Overall, the 'Pink' album remains not only my favorite Marvelettes album, but it's among my favorite Motown albums of all time.

    As one final thought -- Of all the fantastic deluxe Hippo CD releases that Harry Weinger and company adorned us with, The Marvelettes "Forever More: Motown Albums (Vol. 2) is at the very top of my list. Waited forever for it, and was rewarded with much more than expected. It was definitely worth the wait!


    Now THIS is the kind of thing I like: hearing from the people who bought this album when it was originally released, and hearing their reactions to it. It's so funny how, even though I bought the album about a decade after its original release, I had the same reactions to it as yourself and others here. I remember we were on vacation in Houston, Texas in '81. My folks took us all to one of the shopping malls and I hit the record stores. My fascination with Motown had really taken root and I was just looking for anything and every 60's Motown artist I could find. At this time, it was mostly the classic albums Motown was re-releasing on vinyl and I was happily going broke grabbing each and every last one I came across.

    I saw a bin marked "cut-outs." I had no idea what that meant, but I went looking through and came across "The Pink Album." I didn't know all the much about the Marvelettes at this point. The reason I knew anything was that my mom had bought me a Smokey Robinson & The Miracles album, one of those MFP compilation LPs and it had "The Hunter Gets Captured By The Game." I loved that song and then read on the back album jacket that the song had been written for and recorded first by the Marvelettes. I was mildly curious, but that was it. Well, I saw that song listed on the album cover and so I bought it just to see what their version sounded like.

    To be honest, I really thought it was a budget album because the cover, to me, seemed very "basic." Seeing the TAMLA logo, I just shrugged and said hmmmmm. Now here is the funny thing: the album didn't knock me out. At all. I didn't like the songs. At all. I wasn't thrilled by "Hunter". The only one I kinda liked was "Tonight Was Made For Love." So I played the album and put it away. There was something about that though because I couldn't stop thinking about it. I couldn't put Wanda's and Gladys's voices out of my head.

    A week went by and I played it again and thought, ok, this song is nice, that one is o.k., but that's as far as it went. Still, the music kept playing in my mind. It took the longest time for that album to grow on me but when it did, it became MY FAVORITE album!!!!!!! To the point where I was playing it so much, my whole entire family knew those songs by heart. I even put it onto a cassette tape so I could play it in the car on long road trips. Then my mom became a fan of the album, especially the song, "The Day You Take One (You Have To Take The Other)."

    I'd sit and play that album all the way through and just stare at the cover for hours. Like everyone else, I thought Katherine was the lead singer. Those pictures made me fall in love with all three of those ladies. I thought they were the most beautiful women! I'm amazed I could see the light of day after staring at that cover so much and for so long. Again, something I wasn't crazy about at first ended up becoming one of my all-time favorite Motown album covers.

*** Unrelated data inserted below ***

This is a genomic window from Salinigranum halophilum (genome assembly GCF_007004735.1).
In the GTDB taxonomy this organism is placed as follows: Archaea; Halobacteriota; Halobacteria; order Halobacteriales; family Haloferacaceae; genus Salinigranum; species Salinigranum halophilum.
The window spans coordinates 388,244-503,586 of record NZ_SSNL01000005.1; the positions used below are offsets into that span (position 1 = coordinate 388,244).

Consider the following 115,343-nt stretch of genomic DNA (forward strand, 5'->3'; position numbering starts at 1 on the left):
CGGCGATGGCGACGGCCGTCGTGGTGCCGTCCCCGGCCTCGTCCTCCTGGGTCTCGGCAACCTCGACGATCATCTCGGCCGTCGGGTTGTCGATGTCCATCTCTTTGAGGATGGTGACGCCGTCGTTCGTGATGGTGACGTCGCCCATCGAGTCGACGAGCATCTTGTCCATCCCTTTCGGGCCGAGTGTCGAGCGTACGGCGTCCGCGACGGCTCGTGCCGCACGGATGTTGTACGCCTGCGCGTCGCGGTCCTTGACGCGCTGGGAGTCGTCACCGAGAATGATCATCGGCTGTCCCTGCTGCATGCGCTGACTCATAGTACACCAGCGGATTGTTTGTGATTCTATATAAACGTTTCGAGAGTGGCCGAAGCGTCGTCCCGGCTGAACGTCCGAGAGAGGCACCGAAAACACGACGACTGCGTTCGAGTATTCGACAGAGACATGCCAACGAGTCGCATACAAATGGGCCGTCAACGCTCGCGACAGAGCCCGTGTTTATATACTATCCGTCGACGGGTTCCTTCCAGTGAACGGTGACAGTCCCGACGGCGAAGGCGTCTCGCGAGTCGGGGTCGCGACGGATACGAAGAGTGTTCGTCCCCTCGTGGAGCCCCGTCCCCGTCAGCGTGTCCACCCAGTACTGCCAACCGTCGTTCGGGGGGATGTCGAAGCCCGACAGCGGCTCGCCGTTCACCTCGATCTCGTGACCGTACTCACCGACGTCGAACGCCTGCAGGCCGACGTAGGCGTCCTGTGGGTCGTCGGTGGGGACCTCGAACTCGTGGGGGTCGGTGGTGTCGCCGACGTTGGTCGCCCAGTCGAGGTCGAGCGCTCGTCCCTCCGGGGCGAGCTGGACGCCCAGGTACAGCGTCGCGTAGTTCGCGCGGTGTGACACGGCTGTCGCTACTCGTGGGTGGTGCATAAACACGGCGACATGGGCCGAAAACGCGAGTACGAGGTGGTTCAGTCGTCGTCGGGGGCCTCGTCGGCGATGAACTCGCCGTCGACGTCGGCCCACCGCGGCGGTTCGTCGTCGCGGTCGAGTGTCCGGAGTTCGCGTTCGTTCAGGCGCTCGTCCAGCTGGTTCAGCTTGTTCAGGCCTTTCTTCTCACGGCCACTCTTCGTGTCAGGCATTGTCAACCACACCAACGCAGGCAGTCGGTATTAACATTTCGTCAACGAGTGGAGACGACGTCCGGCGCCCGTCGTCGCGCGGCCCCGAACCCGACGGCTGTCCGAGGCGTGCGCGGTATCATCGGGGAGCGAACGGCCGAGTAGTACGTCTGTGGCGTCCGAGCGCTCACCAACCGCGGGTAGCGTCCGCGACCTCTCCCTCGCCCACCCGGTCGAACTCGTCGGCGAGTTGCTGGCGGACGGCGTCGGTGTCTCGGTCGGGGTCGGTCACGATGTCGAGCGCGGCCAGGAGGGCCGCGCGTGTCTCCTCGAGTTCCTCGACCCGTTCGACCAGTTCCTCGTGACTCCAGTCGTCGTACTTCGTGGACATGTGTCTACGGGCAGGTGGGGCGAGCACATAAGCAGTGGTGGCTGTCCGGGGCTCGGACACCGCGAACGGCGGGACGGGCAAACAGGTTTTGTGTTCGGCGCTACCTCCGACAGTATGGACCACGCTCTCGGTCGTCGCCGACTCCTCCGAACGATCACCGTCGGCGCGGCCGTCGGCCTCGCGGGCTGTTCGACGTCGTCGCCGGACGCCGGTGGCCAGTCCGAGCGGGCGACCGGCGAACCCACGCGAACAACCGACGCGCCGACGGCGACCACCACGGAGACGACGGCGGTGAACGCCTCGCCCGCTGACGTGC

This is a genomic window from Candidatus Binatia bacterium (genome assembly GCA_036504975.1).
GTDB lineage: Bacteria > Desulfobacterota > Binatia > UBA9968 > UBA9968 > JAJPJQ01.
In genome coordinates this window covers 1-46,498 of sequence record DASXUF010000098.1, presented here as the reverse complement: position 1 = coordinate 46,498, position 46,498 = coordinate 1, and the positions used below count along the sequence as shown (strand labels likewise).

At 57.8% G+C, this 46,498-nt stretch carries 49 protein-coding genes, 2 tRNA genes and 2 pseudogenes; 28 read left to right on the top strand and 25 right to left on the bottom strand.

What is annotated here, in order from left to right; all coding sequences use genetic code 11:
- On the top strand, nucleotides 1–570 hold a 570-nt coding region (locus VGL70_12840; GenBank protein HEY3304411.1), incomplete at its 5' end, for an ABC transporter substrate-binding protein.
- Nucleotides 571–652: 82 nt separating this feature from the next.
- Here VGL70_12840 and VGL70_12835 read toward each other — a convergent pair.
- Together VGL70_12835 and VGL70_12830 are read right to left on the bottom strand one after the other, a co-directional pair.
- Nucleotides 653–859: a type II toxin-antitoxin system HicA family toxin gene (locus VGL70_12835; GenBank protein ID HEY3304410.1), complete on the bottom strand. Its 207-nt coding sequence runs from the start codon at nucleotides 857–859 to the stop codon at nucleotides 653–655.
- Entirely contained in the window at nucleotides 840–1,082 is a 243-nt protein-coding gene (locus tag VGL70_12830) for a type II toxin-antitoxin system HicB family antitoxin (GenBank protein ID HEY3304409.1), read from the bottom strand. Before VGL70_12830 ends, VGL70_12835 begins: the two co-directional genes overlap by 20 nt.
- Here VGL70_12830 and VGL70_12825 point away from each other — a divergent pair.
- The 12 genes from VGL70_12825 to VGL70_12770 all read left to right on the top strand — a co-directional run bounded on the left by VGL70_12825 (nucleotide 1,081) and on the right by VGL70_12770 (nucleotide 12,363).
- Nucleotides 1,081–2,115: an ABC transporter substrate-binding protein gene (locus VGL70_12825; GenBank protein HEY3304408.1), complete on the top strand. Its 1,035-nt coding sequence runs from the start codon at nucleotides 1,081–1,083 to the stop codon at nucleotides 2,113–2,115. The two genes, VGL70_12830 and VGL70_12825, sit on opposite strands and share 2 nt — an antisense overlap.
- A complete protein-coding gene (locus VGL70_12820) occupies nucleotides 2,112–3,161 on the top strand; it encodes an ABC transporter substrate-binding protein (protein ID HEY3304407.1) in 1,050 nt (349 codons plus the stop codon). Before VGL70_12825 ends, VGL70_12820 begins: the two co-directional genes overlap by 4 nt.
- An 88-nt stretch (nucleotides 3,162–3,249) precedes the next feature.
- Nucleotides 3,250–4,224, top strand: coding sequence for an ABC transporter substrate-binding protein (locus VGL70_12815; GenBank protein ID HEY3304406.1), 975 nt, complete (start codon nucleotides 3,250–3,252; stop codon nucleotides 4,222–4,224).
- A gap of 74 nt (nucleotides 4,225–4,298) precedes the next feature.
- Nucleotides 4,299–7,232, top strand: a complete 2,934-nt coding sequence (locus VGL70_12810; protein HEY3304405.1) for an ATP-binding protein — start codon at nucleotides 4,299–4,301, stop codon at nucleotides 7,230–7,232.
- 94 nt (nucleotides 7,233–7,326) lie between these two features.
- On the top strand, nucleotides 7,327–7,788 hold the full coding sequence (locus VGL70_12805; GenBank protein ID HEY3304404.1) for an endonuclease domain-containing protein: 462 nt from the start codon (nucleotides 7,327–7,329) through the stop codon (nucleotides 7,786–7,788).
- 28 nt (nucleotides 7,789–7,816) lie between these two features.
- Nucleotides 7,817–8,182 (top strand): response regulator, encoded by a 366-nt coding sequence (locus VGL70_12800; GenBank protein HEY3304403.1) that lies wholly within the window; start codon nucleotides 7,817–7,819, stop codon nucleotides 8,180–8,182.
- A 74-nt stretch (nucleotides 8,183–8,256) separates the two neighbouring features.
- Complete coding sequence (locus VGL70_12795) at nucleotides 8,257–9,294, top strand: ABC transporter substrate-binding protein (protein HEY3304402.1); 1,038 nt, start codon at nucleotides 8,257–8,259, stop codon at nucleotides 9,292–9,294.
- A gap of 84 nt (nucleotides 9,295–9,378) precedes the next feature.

Originally, I had been a Supremes fan, then it was Martha & The Vandellas. "The Pink Album" totally changed all that, so the Marvelettes became my Number 1 Motown group.
    Last edited by WaitingWatchingLookingForAChance; 09-27-2018 at 03:19 AM.

  33. Quote Originally Posted by mr_june View Post
    Thanks to the good things said about "The Pink Album", I found a used copy on Amazon (last one). I can't wait to get it. Why was it not included in the "Forever More" set?
    I'm so glad to hear that! It's really such a fantastic album. I remember here on the forum when there were hints that this album was going to a CD release. Man, I thought I was going to the moon! Every now and then the ones who ended up being responsible for the release would ask a question here, a question there about the album. The heart-stopping moment for me was when questions were being asked about whether there were big differences in the mono and stereo mix of the LP. Who knew all that was leading up to not one, but TWO huge CD sets of every Marvelettes album?

  34. #34
    At the time, I thought "When I Need You" was good enough to be a single.

  35. #35
    I absolutley love these[marvelettes]post, although i love all the motown ladies the marvelous marvelettes will always be my ultimate girl group.

  36. Quote Originally Posted by arr&bee View Post
    I absolutley love these[marvelettes]post, although i love all the motown ladies the marvelous marvelettes will always be my ultimate girl group.
    My feelings exactly!

  37. Quote Originally Posted by 144man View Post
    At the time, I thought "When I Need You" was good enough to be a single.
    That is a great SOUL tune, absolutely. That one sort of stands out on its own because it sounds like something I could imagine Etta James singing. "My pride has kept me going / I wouldn't stop now if I could / All my love is showing / I guess I always knew it would" I LOVE that lyric!